The best meal I’ve ever made.
It was a year and a half ago and looking back on it, it also marked a turning point in my life. My girlfriend at the time, and I were drifting apart and this meal marked the end of our time together as a couple. It was a fitting tribute in all of its little parts and beauty. It was both simple and complex and a lot of care went into making it. In the end though, the meal was consumed and done, no trace was left of it except pictures and memories. Given the perspective of time it was a glorious thing, I have made better dishes since, but I have never assembled a full meal that came together as well as that one.
I had been reading about kaiseki menus at that time and a lot of my friends were going to Japan that year, so I thought, what the hell, let’s give this a go. I mapped out my menu, and went shopping. I found beautiful fish at Uwajimaya. I proceeded to cure the fish on sheets of kelp that I had rubbed with sake, letting the brine and naturally occurring MSG in the kelp be drawn into the flsh.
I made two stocks, one a simple kombu, or kelp stock, and the other a dashi, where I added great mounds of katsuobushi, the shavings of dried bonito to kombu stock. This was to be the base for a lot of dishes that night so it was important for me to pay attention to it. I would end up simmering the vast majority of the dishes in one stock or another. Altogether there would be 12 courses that night. All of them would be pretty damn incredible if I say so myself. I poured myself into that meal, knowing on some sub-conscious level that this would be my legacy and farewell to our time together, that almost ten years would be drawing to a close soon.
Some dishes would be so very simple, all about enjoying just the one thing for all that it could be. Other would be more about contrast or layered flavours. Overall six dishes really stood out. The first was a zaru soba. Cold buckwheat noodles in a dipping sauce that I made more citrusy than normal making it a nice wake up call for the taste buds to start the meal.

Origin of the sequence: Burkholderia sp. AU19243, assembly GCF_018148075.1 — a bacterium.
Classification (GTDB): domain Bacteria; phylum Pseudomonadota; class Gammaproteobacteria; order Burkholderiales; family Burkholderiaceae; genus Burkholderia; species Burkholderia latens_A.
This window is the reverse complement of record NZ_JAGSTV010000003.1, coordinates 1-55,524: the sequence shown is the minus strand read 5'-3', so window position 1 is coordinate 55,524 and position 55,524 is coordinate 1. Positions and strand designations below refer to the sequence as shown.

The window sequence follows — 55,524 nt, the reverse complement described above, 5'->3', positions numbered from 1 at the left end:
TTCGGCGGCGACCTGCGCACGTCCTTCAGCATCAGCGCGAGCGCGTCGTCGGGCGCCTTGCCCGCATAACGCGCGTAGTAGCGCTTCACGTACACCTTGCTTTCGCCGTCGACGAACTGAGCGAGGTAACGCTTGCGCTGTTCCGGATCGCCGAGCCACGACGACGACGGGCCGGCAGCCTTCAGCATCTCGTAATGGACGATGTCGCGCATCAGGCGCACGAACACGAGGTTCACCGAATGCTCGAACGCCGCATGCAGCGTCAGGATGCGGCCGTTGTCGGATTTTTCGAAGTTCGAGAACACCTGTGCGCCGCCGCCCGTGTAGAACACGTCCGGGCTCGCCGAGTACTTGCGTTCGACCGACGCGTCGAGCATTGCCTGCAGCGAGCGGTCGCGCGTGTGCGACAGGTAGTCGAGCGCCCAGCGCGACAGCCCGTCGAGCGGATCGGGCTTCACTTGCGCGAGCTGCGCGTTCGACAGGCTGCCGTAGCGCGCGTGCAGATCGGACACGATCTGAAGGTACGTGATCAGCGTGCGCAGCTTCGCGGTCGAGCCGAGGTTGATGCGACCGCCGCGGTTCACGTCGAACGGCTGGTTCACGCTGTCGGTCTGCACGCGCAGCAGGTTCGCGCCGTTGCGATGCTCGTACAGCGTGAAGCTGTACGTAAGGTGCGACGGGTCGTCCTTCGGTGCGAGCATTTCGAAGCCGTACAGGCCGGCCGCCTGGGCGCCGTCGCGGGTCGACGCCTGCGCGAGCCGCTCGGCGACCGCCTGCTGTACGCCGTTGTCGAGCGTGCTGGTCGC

The next dish to stand out was young bamboo simmered in dashi, paired with some kelp salad, and topped with a chilli aioli. The bamboo was cooked just long enough to warm it through so that the crunch of the shoots could still come through. The salad made for a cooling sensation after the aioli brought a spike of heat.
Konayku, a firm yam cake was also simmered in dashi. This one was simmered much longer so that the flavour of the stock could really infuse the cubes of konyaku. I served it up with a red miso based sauce. The saltiness and sweetness of the sauce added complexity to the dish.
The fish I had cured on kombu came through even better than expected. The salt and umami from the kelp added a dimension to the fish that surpassed and simply enhanced the fish itself. Paired with little pickles that I had started at the beginning of the meal, the crunch of the cucumber gave textural contrast to the firm flesh of the fish.
A tataki of dry aged Kobe Beef was the penultimate course. This was simply salted and seared, leaving the meat to give of all of its richness, and brushed with a bit of eel sauce to add sweetness to the beef. Taking a nod from occidental steakhouses (hee hee, I got to use occidental) some sliced yellow tomatoes were all that accompanied this dish. Hearty and rich, with the acid of the tomatoes giving balance and letting the tongue go back for more.
I finished with an oden, a light brothy stew of daikon and fish cakes taking advantage of all the stock I had made that day to tie everything back together and to give the stomach a warming feeling to end it all.
The meal was done, and so it turned out was our time together. Soon thereafter we went our separate ways, having grown apart, but I was then and am now glad to have been to give this one last gift. The best thing that ever happened to me and the best meal I have ever made. We’re still friends, and I still make some damn fine food. Someday, I will surpass that meal, and who knows going forward what the future holds. Do you have a meal that means a lot to you? What was the best meal you ever made?